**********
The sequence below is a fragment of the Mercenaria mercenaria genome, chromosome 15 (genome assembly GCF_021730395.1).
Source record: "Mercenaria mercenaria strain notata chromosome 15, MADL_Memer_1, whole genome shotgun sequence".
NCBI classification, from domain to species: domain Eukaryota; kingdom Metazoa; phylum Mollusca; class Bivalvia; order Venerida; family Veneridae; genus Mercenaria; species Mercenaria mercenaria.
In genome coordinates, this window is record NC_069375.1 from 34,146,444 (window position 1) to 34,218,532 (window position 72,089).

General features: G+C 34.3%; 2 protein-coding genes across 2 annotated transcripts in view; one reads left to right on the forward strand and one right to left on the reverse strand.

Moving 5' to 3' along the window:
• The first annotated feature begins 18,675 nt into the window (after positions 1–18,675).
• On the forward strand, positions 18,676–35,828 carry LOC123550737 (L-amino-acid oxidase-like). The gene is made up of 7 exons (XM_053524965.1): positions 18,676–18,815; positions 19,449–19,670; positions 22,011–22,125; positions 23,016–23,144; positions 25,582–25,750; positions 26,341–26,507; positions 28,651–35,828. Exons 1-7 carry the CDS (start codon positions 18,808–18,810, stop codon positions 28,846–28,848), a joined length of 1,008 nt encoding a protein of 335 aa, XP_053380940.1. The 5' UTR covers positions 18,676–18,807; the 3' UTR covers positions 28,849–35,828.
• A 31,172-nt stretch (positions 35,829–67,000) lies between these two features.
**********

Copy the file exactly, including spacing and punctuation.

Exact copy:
The sequence below is a fragment of the Mercenaria mercenaria genome, chromosome 15 (genome assembly GCF_021730395.1).
Source record: "Mercenaria mercenaria strain notata chromosome 15, MADL_Memer_1, whole genome shotgun sequence".
NCBI classification, from domain to species: domain Eukaryota; kingdom Metazoa; phylum Mollusca; class Bivalvia; order Venerida; family Veneridae; genus Mercenaria; species Mercenaria mercenaria.
In genome coordinates, this window is record NC_069375.1 from 34,146,444 (window position 1) to 34,218,532 (window position 72,089).

General features: G+C 34.3%; 2 protein-coding genes across 2 annotated transcripts in view; one reads left to right on the forward strand and one right to left on the reverse strand.

Moving 5' to 3' along the window:
• The first annotated feature begins 18,675 nt into the window (after positions 1–18,675).
• On the forward strand, positions 18,676–35,828 carry LOC123550737 (L-amino-acid oxidase-like). The gene is made up of 7 exons (XM_053524965.1): positions 18,676–18,815; positions 19,449–19,670; positions 22,011–22,125; positions 23,016–23,144; positions 25,582–25,750; positions 26,341–26,507; positions 28,651–35,828. Exons 1-7 carry the CDS (start codon positions 18,808–18,810, stop codon positions 28,846–28,848), a joined length of 1,008 nt encoding a protein of 335 aa, XP_053380940.1. The 5' UTR covers positions 18,676–18,807; the 3' UTR covers positions 28,849–35,828.
• A 31,172-nt stretch (positions 35,829–67,000) lies between these two features.